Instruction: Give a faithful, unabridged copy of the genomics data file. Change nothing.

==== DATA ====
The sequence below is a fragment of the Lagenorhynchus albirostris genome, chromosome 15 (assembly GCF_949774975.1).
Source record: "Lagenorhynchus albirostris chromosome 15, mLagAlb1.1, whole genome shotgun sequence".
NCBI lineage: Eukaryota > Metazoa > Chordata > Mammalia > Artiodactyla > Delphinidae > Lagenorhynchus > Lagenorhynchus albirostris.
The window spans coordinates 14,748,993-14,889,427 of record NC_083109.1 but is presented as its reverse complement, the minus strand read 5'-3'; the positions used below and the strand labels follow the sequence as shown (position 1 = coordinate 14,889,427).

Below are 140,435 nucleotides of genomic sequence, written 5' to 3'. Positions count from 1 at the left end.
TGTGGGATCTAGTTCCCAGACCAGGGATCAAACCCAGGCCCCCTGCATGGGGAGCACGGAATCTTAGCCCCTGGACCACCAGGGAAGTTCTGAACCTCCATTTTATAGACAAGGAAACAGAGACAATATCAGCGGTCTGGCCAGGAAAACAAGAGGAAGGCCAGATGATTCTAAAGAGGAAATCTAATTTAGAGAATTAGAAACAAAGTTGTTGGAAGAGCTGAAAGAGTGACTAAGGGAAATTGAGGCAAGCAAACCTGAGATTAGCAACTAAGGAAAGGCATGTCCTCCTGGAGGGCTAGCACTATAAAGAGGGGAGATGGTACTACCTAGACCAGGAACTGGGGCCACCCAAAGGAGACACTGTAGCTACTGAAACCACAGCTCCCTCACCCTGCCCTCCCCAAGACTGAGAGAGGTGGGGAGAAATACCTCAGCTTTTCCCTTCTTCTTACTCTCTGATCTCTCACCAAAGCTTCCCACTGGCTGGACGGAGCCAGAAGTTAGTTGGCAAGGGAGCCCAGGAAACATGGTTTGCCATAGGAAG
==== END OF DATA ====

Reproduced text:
The sequence below is a fragment of the Lagenorhynchus albirostris genome, chromosome 15 (assembly GCF_949774975.1).
Source record: "Lagenorhynchus albirostris chromosome 15, mLagAlb1.1, whole genome shotgun sequence".
NCBI lineage: Eukaryota > Metazoa > Chordata > Mammalia > Artiodactyla > Delphinidae > Lagenorhynchus > Lagenorhynchus albirostris.
The window spans coordinates 14,748,993-14,889,427 of record NC_083109.1 but is presented as its reverse complement, the minus strand read 5'-3'; the positions used below and the strand labels follow the sequence as shown (position 1 = coordinate 14,889,427).

Below are 140,435 nucleotides of genomic sequence, written 5' to 3'. Positions count from 1 at the left end.
TGTGGGATCTAGTTCCCAGACCAGGGATCAAACCCAGGCCCCCTGCATGGGGAGCACGGAATCTTAGCCCCTGGACCACCAGGGAAGTTCTGAACCTCCATTTTATAGACAAGGAAACAGAGACAATATCAGCGGTCTGGCCAGGAAAACAAGAGGAAGGCCAGATGATTCTAAAGAGGAAATCTAATTTAGAGAATTAGAAACAAAGTTGTTGGAAGAGCTGAAAGAGTGACTAAGGGAAATTGAGGCAAGCAAACCTGAGATTAGCAACTAAGGAAAGGCATGTCCTCCTGGAGGGCTAGCACTATAAAGAGGGGAGATGGTACTACCTAGACCAGGAACTGGGGCCACCCAAAGGAGACACTGTAGCTACTGAAACCACAGCTCCCTCACCCTGCCCTCCCCAAGACTGAGAGAGGTGGGGAGAAATACCTCAGCTTTTCCCTTCTTCTTACTCTCTGATCTCTCACCAAAGCTTCCCACTGGCTGGACGGAGCCAGAAGTTAGTTGGCAAGGGAGCCCAGGAAACATGGTTTGCCATAGGAAG